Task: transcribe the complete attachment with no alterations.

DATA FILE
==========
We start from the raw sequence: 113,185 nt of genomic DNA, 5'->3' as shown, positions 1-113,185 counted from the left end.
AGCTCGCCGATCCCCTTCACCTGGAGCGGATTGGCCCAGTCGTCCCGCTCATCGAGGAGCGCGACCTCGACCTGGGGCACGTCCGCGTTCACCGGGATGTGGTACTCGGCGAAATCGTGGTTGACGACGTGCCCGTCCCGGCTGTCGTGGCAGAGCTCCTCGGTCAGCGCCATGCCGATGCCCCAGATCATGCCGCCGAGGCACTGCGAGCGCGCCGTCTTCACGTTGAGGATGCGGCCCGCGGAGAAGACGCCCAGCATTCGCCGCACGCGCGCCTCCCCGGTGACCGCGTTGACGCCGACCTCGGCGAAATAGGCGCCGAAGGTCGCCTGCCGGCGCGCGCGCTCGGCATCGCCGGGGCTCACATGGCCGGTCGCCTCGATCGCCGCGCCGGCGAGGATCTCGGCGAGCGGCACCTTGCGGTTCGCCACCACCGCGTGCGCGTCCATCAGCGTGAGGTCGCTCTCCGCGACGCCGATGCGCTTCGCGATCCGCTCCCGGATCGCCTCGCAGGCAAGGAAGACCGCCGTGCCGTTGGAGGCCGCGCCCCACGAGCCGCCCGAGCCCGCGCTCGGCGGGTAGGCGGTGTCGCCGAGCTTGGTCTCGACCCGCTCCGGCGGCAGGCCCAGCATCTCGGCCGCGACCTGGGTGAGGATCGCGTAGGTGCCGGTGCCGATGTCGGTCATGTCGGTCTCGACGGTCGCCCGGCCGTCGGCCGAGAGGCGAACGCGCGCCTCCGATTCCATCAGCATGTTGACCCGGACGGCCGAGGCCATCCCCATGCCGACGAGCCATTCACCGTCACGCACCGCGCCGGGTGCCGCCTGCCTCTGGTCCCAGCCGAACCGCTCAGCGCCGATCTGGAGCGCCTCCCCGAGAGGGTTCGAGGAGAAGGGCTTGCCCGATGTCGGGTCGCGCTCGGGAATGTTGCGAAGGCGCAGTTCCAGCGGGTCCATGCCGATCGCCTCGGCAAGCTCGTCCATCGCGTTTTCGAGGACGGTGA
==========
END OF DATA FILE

We start from the raw sequence: 113,185 nt of genomic DNA, 5'->3' as shown, positions 1-113,185 counted from the left end.
AGCTCGCCGATCCCCTTCACCTGGAGCGGATTGGCCCAGTCGTCCCGCTCATCGAGGAGCGCGACCTCGACCTGGGGCACGTCCGCGTTCACCGGGATGTGGTACTCGGCGAAATCGTGGTTGACGACGTGCCCGTCCCGGCTGTCGTGGCAGAGCTCCTCGGTCAGCGCCATGCCGATGCCCCAGATCATGCCGCCGAGGCACTGCGAGCGCGCCGTCTTCACGTTGAGGATGCGGCCCGCGGAGAAGACGCCCAGCATTCGCCGCACGCGCGCCTCCCCGGTGACCGCGTTGACGCCGACCTCGGCGAAATAGGCGCCGAAGGTCGCCTGCCGGCGCGCGCGCTCGGCATCGCCGGGGCTCACATGGCCGGTCGCCTCGATCGCCGCGCCGGCGAGGATCTCGGCGAGCGGCACCTTGCGGTTCGCCACCACCGCGTGCGCGTCCATCAGCGTGAGGTCGCTCTCCGCGACGCCGATGCGCTTCGCGATCCGCTCCCGGATCGCCTCGCAGGCAAGGAAGACCGCCGTGCCGTTGGAGGCCGCGCCCCACGAGCCGCCCGAGCCCGCGCTCGGCGGGTAGGCGGTGTCGCCGAGCTTGGTCTCGACCCGCTCCGGCGGCAGGCCCAGCATCTCGGCCGCGACCTGGGTGAGGATCGCGTAGGTGCCGGTGCCGATGTCGGTCATGTCGGTCTCGACGGTCGCCCGGCCGTCGGCCGAGAGGCGAACGCGCGCCTCCGATTCCATCAGCATGTTGACCCGGACGGCCGAGGCCATCCCCATGCCGACGAGCCATTCACCGTCACGCACCGCGCCGGGTGCCGCCTGCCTCTGGTCCCAGCCGAACCGCTCAGCGCCGATCTGGAGCGCCTCCCCGAGAGGGTTCGAGGAGAAGGGCTTGCCCGATGTCGGGTCGCGCTCGGGAATGTTGCGAAGGCGCAGTTCCAGCGGGTCCATGCCGATCGCCTCGGCAAGCTCGTCCATCGCGTTTTCGAGGACGGTGA